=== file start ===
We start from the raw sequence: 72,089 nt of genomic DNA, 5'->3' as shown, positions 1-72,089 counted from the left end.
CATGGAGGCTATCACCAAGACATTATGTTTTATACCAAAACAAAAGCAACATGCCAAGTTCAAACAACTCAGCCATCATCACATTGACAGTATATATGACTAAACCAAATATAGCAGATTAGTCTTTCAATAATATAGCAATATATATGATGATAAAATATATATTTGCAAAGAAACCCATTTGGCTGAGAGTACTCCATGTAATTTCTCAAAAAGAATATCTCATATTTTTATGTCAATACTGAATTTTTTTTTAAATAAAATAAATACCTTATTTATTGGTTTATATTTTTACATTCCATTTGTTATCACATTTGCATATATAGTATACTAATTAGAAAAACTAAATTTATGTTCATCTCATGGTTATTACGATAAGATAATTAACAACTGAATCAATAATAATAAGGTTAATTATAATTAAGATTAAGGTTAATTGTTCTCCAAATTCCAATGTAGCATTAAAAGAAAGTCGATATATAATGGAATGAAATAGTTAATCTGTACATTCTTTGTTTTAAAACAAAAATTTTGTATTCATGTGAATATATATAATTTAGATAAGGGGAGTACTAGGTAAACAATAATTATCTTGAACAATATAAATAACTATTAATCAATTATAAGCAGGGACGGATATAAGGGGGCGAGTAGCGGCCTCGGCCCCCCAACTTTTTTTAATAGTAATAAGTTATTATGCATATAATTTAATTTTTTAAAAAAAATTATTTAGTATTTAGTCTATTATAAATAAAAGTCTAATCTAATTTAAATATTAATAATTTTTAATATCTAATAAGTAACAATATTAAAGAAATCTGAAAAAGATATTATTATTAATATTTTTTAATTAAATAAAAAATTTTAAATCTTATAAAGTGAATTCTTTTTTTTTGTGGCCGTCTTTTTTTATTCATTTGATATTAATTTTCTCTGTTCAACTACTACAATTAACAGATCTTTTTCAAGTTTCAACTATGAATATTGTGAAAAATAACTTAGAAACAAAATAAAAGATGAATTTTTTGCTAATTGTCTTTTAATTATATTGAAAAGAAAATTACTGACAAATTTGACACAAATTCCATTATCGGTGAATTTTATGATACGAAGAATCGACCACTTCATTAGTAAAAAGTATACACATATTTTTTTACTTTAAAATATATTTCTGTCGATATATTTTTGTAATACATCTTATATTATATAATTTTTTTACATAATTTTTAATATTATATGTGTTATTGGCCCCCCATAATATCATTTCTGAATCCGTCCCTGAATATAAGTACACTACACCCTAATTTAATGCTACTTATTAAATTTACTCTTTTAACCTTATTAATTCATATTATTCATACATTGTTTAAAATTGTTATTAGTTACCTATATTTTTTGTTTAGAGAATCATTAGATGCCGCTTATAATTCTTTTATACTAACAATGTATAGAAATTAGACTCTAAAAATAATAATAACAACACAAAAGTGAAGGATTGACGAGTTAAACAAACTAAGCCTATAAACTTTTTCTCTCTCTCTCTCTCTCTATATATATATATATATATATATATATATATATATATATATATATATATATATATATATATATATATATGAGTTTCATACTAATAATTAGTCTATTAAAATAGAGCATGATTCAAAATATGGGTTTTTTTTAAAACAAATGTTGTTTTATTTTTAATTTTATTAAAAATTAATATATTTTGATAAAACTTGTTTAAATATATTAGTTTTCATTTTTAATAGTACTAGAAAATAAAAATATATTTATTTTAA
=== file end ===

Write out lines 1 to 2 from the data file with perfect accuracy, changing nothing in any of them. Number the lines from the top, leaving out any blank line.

We start from the raw sequence: 72,089 nt of genomic DNA, 5'->3' as shown, positions 1-72,089 counted from the left end.
CATGGAGGCTATCACCAAGACATTATGTTTTATACCAAAACAAAAGCAACATGCCAAGTTCAAACAACTCAGCCATCATCACATTGACAGTATATATGACTAAACCAAATATAGCAGATTAGTCTTTCAATAATATAGCAATATATATGATGATAAAATATATATTTGCAAAGAAACCCATTTGGCTGAGAGTACTCCATGTAATTTCTCAAAAAGAATATCTCATATTTTTATGTCAATACTGAATTTTTTTTTAAATAAAATAAATACCTTATTTATTGGTTTATATTTTTACATTCCATTTGTTATCACATTTGCATATATAGTATACTAATTAGAAAAACTAAATTTATGTTCATCTCATGGTTATTACGATAAGATAATTAACAACTGAATCAATAATAATAAGGTTAATTATAATTAAGATTAAGGTTAATTGTTCTCCAAATTCCAATGTAGCATTAAAAGAAAGTCGATATATAATGGAATGAAATAGTTAATCTGTACATTCTTTGTTTTAAAACAAAAATTTTGTATTCATGTGAATATATATAATTTAGATAAGGGGAGTACTAGGTAAACAATAATTATCTTGAACAATATAAATAACTATTAATCAATTATAAGCAGGGACGGATATAAGGGGGCGAGTAGCGGCCTCGGCCCCCCAACTTTTTTTAATAGTAATAAGTTATTATGCATATAATTTAATTTTTTAAAAAAAATTATTTAGTATTTAGTCTATTATAAATAAAAGTCTAATCTAATTTAAATATTAATAATTTTTAATATCTAATAAGTAACAATATTAAAGAAATCTGAAAAAGATATTATTATTAATATTTTTTAATTAAATAAAAAATTTTAAATCTTATAAAGTGAATTCTTTTTTTTTGTGGCCGTCTTTTTTTATTCATTTGATATTAATTTTCTCTGTTCAACTACTACAATTAACAGATCTTTTTCAAGTTTCAACTATGAATATTGTGAAAAATAACTTAGAAACAAAATAAAAGATGAATTTTTTGCTAATTGTCTTTTAATTATATTGAAAAGAAAATTACTGACAAATTTGACACAAATTCCATTATCGGTGAATTTTATGATACGAAGAATCGACCACTTCATTAGTAAAAAGTATACACATATTTTTTTACTTTAAAATATATTTCTGTCGATATATTTTTGTAATACATCTTATATTATATAATTTTTTTACATAATTTTTAATATTATATGTGTTATTGGCCCCCCATAATATCATTTCTGAATCCGTCCCTGAATATAAGTACACTACACCCTAATTTAATGCTACTTATTAAATTTACTCTTTTAACCTTATTAATTCATATTATTCATACATTGTTTAAAATTGTTATTAGTTACCTATATTTTTTGTTTAGAGAATCATTAGATGCCGCTTATAATTCTTTTATACTAACAATGTATAGAAATTAGACTCTAAAAATAATAATAACAACACAAAAGTGAAGGATTGACGAGTTAAACAAACTAAGCCTATAAACTTTTTCTCTCTCTCTCTCTCTCTATATATATATATATATATATATATATATATATATATATATATATATATATATATATATATATATATATGAGTTTCATACTAATAATTAGTCTATTAAAATAGAGCATGATTCAAAATATGGGTTTTTTTTAAAACAAATGTTGTTTTATTTTTAATTTTATTAAAAATTAATATATTTTGATAAAACTTGTTTAAATATATTAGTTTTCATTTTTAATAGTACTAGAAAATAAAAATATATTTATTTTAA